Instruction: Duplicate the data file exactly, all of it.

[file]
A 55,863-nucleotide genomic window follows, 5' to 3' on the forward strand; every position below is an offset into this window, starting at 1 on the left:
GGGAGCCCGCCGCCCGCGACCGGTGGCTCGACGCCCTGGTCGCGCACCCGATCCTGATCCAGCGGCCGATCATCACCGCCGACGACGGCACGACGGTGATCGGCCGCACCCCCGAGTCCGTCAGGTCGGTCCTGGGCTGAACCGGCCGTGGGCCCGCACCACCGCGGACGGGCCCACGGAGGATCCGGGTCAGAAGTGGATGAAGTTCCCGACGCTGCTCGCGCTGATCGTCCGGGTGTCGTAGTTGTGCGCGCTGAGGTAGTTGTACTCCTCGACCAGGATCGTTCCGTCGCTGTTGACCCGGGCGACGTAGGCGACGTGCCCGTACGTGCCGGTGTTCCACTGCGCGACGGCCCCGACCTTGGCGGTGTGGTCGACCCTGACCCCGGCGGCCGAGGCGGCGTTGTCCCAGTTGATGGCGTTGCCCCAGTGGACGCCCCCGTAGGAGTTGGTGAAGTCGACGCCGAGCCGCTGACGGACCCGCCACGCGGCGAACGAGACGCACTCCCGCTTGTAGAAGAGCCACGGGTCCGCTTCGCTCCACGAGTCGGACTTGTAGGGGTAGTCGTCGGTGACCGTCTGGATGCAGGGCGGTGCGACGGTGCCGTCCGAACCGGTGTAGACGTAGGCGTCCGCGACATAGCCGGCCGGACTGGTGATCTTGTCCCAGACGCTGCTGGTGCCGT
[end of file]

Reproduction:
A 55,863-nucleotide genomic window follows, 5' to 3' on the forward strand; every position below is an offset into this window, starting at 1 on the left:
GGGAGCCCGCCGCCCGCGACCGGTGGCTCGACGCCCTGGTCGCGCACCCGATCCTGATCCAGCGGCCGATCATCACCGCCGACGACGGCACGACGGTGATCGGCCGCACCCCCGAGTCCGTCAGGTCGGTCCTGGGCTGAACCGGCCGTGGGCCCGCACCACCGCGGACGGGCCCACGGAGGATCCGGGTCAGAAGTGGATGAAGTTCCCGACGCTGCTCGCGCTGATCGTCCGGGTGTCGTAGTTGTGCGCGCTGAGGTAGTTGTACTCCTCGACCAGGATCGTTCCGTCGCTGTTGACCCGGGCGACGTAGGCGACGTGCCCGTACGTGCCGGTGTTCCACTGCGCGACGGCCCCGACCTTGGCGGTGTGGTCGACCCTGACCCCGGCGGCCGAGGCGGCGTTGTCCCAGTTGATGGCGTTGCCCCAGTGGACGCCCCCGTAGGAGTTGGTGAAGTCGACGCCGAGCCGCTGACGGACCCGCCACGCGGCGAACGAGACGCACTCCCGCTTGTAGAAGAGCCACGGGTCCGCTTCGCTCCACGAGTCGGACTTGTAGGGGTAGTCGTCGGTGACCGTCTGGATGCAGGGCGGTGCGACGGTGCCGTCCGAACCGGTGTAGACGTAGGCGTCCGCGACATAGCCGGCCGGACTGGTGATCTTGTCCCAGACGCTGCTGGTGCCGT